10 things you may not have known about 1916 signatory Tomás MacDonagh
The most gregarious and personable of the Rising's leaders.
"This country will be one entire slum unless we get into action, in spite of our literary movements and Gaelic Leagues it is going down and down. There is no life or heart left in the country." - Tomás MacDonagh to his friend Mary Colum.
Image via visitdublin.ie
1. MacDonagh was the most outgoing of the seven signatories. "As soon as Tomás came into our house everyone was a friend of his. He had a pleasant, intelligent face and was always smiling, and you had the impression that he was always thinking about what you were saying, recalled Geraldine Plunkett Dillon, a sister of his close friend and fellow signatory Joseph Plunkett.
2. He was born in Cloughjordan, County Tipperary. In his poetry he makes plenty of references to the people and the places of his native county. His parents - Joseph MacDonagh and Mary Louise Parker (like the Weeds actress) - arrived as the first teachers in the town's Catholic school, newly opened in 1877. Tomás was born on 1 February, 1878, as were his brothers John, Joseph and Jim.
3. His father died when Tomás was 16. The future revolutionary would return often to Cloughjordan and to his mother, until she died in 1908. His son, Donagh, would later write, 'From the rich land of Tipperary he learned security and from the witty soft spoken people he learned his gaiety...'
4. He formed the Association of Secondary Teachers of Ireland. Teaching in Fermoy, Cork, he was also part of that town's local branch of the Gaelic League. He was massively popular with his students and took on a role in Dublin in Scoil Éanna around 1906. This is where he first met Pádraig Pearse.
5. He advised W.B. Yeats on how to best develop his talent. He also spent time in France, in Paris, before returning to his studies. In 1911 he was awarded an M.A. degree, with 1st class honours, from UCD.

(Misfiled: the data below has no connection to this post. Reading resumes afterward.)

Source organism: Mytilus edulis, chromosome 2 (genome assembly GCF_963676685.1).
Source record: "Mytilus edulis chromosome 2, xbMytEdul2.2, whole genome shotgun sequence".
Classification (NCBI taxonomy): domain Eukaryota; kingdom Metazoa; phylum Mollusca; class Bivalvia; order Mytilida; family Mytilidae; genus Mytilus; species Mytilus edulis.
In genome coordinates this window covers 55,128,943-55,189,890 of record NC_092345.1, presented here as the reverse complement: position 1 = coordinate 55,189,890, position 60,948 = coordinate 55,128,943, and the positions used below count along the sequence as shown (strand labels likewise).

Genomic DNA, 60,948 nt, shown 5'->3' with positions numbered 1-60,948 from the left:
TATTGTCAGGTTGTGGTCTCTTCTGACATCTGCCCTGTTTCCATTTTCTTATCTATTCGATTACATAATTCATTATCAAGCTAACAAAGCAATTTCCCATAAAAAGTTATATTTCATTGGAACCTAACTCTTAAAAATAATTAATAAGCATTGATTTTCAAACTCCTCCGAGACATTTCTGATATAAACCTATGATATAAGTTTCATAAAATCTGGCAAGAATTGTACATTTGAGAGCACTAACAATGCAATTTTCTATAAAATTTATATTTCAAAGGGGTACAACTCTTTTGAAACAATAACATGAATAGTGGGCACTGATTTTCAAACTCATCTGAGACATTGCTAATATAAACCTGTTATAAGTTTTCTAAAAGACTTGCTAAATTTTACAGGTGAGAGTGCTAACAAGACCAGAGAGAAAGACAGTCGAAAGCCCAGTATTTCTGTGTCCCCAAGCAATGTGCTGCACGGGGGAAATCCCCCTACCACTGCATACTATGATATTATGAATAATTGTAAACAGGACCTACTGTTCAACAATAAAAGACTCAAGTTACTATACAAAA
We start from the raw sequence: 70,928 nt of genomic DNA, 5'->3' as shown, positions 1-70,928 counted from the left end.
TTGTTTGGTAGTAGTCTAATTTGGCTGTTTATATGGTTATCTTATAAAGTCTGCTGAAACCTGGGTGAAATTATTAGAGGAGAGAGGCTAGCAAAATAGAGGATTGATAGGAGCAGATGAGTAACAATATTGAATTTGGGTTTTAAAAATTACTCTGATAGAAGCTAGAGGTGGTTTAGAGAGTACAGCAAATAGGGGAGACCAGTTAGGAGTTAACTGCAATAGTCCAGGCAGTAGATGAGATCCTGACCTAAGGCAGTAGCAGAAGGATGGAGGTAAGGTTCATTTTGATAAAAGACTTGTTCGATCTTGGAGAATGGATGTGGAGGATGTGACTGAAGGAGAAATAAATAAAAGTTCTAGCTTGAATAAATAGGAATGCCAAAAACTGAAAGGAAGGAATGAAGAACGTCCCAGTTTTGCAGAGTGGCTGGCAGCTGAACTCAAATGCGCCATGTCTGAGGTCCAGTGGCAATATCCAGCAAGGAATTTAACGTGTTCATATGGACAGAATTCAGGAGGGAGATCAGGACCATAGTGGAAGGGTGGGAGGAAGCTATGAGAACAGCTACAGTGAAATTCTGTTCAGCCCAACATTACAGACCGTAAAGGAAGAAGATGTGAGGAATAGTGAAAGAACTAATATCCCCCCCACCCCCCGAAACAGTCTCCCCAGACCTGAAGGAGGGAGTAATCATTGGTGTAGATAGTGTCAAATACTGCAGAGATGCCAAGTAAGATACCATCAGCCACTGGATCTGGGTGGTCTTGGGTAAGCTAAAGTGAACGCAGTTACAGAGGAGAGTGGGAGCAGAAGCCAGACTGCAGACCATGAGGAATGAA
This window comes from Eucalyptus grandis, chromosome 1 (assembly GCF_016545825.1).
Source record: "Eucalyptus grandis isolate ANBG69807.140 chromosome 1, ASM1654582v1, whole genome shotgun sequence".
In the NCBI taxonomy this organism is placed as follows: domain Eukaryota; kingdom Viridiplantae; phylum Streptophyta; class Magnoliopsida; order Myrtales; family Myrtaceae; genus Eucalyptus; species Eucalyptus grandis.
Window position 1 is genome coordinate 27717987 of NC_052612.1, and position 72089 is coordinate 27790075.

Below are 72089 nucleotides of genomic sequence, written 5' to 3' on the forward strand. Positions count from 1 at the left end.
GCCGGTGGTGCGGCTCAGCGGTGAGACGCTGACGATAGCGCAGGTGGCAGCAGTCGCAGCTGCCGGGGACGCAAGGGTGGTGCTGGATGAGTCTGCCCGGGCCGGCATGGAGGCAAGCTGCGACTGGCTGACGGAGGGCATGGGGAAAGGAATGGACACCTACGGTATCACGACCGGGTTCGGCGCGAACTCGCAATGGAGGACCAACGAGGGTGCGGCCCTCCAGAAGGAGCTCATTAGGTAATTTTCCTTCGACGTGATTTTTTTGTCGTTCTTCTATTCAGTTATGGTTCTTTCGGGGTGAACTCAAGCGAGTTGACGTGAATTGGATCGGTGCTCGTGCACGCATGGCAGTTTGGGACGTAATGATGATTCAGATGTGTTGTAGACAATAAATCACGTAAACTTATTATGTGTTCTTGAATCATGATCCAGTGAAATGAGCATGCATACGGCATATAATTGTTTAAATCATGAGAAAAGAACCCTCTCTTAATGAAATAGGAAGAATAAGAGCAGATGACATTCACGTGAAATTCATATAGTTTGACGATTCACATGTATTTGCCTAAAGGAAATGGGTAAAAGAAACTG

6. His military background. When the Irish Volunteers were formed in 1913, MacDonagh was appointed as a member of the Central Committee taking command of the Second Dublin Battalion. He was against joining up with the English to fight in the first World War, and he was soon appointed Director of Training for the Irish Volunteers.
7. He stayed involved in the arts up until 1916. MacDonagh directed a play called Pagans with Edward Martyn and his fellow signatory, Joseph Mary Plunkett, in September 1915. It was the culmination of a lifetime in the world of literature; he was commemorated in several poems by W.B. Yeats and in his friend Francis Ledwidge's Lament for Thomas MacDonagh.
8. He was a late addition to the Rebel forces. MacDonagh did not join the secret Military Council that would plan the Rising until a few weeks before the events of Easter 1916. His battalion would be stationed at the Jacob's biscuit factory and surrounding buildings, his second-in-command the Fenian John McBride.
9. He saw little fighting during the Rising. The British forces largely avoided the factory as they established the bulk of their position in central Dublin. MacDonagh would receive the order to surrender on April 30th despite his battalion being in position to continue the engagement. He was court martialled and executed three days later, on May 3rd, at the age of 38.
10. You can visit his heritage centre. The Thomas MacDonagh Heritage Centre in Cloughjordan was opened in 2013. The centre houses the town's library and an exhibition space. The MacDonagh family home is incorporated, and you can visit the website here.
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